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Sewer Repair Bill Could blow out to $50 million as Government Refuses to Help

Nov 28, 2023

The lengthy sewer repair disaster is punching an ever bigger hole in the Hawkesbury City Council’s (HCC) finances after the NSW State government knocked back a request to assist with the $32.5 million loan it was forced to take out in December, 2022.

The loan represents about 20 percent of the HCC annual budget and has cost ratepayers $1,166,986.33 since it was drawn down, less than 12 months ago. If council fails to gain any support from the state government in the future, the loan cost would blow out to over $50 million over 20 years at current interest rates.

Part of the cost blowout, according to court documents seen by the Hawkesbury Post, was a bungled contract that led to alleged overcharging of HCC by The Civil Experts (trading as TCE), a contractor on the repair project. The disputed amount was $4.9 million. The council eventually lost a court battle in August and was forced to pay the contractor $3.3 million, plus its court costs. The HCC had engaged a senior barrister and two city law firms to run the case. 

A long slow fix for Windsor sewer with estimates it could cost as much as $42 million.

Yet earlier this year, HCC General Manager, Elizabeth Richardson blamed the cost blowout on a range of other things. These included “the scarcity of required materials, which has forced design changes, the impact of Covid early in 2022, delays and additional impacts caused by four further floods since March 2021 and the enduring wet weather both here and across NSW from the third consecutive La Nina.” She did not mention the contract dispute.

As part of its annual report the HCC said it would seek an additional $7 million loan for construction works.

In July HCC hiked waste management rates by 9.95 percent, outstripping inflation and adding to the burden of families and local businesses struggling with the rising cost of living and a series of interest rate hikes by the Reserve Bank of Australia. There may be more rate hikes to come in the next  year by both council

The full scale of the sewer disaster has become apparent at a time where the state government is closely auditing councils with a clear eye on mismanagement. 

Long time critic of the sewer repair, Councillor Eddie Dogramaci, has claimed that the massive bill could have been avoided and that it was largely due to council’s mismanagement of the process – both at a management and council level – from the beginning. He had warned council management  that what appeared to be a standard repair job would blow out. He also said he was denied access to contracts for the repair and sewerage hauling, which was costing $100,000 per week.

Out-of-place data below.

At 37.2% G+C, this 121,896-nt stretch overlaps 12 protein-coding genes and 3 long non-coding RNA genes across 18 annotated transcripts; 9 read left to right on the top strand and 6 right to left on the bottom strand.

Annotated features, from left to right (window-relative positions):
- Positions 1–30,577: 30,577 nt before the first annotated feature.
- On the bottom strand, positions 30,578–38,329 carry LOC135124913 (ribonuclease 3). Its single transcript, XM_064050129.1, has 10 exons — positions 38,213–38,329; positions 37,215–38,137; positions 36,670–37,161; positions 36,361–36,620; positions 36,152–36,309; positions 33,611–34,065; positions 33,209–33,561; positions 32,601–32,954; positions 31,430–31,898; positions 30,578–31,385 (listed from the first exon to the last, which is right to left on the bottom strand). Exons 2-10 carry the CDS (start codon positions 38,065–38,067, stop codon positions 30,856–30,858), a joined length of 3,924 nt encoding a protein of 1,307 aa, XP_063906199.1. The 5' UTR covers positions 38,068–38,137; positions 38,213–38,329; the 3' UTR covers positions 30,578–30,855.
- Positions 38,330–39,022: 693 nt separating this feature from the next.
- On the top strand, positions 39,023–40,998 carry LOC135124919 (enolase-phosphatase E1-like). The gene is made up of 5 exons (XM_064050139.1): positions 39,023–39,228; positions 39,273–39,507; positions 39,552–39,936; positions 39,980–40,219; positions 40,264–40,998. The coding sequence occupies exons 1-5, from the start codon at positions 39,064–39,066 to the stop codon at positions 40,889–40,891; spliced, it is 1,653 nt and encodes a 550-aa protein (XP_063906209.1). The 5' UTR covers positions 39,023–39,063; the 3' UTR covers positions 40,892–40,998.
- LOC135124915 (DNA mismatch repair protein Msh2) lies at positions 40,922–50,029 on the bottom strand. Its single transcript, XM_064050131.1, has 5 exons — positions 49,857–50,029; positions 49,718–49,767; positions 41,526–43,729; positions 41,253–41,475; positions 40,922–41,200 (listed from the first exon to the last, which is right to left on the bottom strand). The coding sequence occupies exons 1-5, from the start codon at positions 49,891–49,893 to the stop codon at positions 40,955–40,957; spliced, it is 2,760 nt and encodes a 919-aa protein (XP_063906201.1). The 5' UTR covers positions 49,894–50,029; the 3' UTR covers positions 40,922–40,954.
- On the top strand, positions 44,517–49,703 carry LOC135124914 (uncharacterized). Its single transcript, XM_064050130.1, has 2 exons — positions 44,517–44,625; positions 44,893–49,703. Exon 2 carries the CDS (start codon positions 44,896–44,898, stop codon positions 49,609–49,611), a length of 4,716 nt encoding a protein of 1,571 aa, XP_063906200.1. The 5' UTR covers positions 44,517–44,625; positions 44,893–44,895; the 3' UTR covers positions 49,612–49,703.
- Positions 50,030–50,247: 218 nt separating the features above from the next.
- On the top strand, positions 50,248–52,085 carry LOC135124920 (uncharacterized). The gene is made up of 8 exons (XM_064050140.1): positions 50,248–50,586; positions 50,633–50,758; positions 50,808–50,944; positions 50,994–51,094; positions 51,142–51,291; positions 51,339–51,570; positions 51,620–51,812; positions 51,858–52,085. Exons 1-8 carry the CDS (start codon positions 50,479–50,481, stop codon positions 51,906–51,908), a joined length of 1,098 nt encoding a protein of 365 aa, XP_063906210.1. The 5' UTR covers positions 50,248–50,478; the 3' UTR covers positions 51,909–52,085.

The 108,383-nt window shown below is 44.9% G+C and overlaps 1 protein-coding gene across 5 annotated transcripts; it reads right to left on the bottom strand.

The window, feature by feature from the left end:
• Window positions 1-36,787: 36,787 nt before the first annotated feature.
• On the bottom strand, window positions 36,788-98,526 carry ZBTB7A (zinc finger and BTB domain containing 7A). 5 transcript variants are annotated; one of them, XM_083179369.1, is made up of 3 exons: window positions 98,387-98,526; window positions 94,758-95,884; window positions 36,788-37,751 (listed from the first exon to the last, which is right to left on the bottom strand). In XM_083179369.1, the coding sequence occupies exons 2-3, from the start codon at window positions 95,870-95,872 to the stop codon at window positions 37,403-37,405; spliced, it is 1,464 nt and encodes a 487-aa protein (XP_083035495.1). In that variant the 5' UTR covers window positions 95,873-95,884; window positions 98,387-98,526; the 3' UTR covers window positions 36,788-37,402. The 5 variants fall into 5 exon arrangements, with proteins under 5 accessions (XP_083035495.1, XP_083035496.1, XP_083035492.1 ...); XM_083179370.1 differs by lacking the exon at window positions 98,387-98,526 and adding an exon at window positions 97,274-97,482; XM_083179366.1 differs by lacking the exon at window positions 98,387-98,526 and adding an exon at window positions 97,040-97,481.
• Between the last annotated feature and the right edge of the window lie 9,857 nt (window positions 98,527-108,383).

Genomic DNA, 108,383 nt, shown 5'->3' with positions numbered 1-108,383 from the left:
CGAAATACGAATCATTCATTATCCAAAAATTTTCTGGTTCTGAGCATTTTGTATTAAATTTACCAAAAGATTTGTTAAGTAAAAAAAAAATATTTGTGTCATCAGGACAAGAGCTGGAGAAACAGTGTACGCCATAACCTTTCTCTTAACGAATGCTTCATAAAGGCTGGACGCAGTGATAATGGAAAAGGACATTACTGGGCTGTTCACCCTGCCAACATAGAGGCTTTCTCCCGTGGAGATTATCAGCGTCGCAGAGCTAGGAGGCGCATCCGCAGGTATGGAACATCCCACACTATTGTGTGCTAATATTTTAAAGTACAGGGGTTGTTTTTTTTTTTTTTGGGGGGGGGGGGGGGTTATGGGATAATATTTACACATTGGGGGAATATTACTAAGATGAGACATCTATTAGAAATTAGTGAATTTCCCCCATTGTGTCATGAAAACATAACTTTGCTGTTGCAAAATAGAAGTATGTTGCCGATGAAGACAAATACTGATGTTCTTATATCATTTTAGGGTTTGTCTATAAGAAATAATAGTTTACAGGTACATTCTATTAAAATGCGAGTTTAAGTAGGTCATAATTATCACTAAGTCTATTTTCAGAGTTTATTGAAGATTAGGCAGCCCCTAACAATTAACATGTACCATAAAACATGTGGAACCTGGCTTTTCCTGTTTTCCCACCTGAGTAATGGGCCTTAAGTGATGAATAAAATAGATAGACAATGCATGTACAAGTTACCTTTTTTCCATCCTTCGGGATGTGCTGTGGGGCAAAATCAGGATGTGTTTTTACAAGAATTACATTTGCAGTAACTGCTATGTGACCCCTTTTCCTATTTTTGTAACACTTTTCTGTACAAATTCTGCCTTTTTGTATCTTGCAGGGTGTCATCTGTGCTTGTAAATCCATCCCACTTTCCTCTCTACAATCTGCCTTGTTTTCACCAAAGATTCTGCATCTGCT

Will Barton, HCC Infrastructure Services Director said there was a precedent for funding.

“With respect to the state government, Council requested funding for the repair works under the Disaster Recovery Funding Arrangements and specifically for an exemption from the eligibility criteria that excludes public water utilities, as has been granted to the Northern Rivers. The advice received from the NSW Government last month (Oct 2023) was that Council’s request was not supported. Council has since written to the relevant Ministers requesting that this be reviewed and funding be provided, as it had been for the Northern Rivers,” Barton told the Hawkesbury Post.

The original damage to the sewer – a fairly simple flange that had fractured between two pipe sections – was put down to flood damage. The cost for repair of the main pressure sewer line was originally tendered for  $2.7 million, but quickly ballooned to $18.5 million and astonishingly beyond $30 million. The sewer line crosses South Creek to the east of Hawkesbury Hospital, and behind Windsor Toyota, and is connected to 4000 residents’ homes. 

Hawkesbury is the only council in the Sydney basin providing some sewer services, as most of Greater Sydney relies on Sydney Water for sewerage services. Newer areas in the LGA have smaller sewerage systems, and some residents off the main grid use septic tanks that need regular pumping.

Last December, a $32.5 million loan was drawn down. The loan is with the Commonwealth Bank of Australia with a fixed rate for 2 years at 4.79 percent, repayments are based on a 20-year schedule. The interest paid since the loan was taken out in December 2022 is $1,166,986.33. 

“Once the fixed term expires in December 2024, Council will refinance the loan under appropriate procurement processes to ensure the best rate. The balance of the new loan is subject to any assistance funding received from the government to recompense Council,” HCC Chief Financial Officer Vanessa Browning said.


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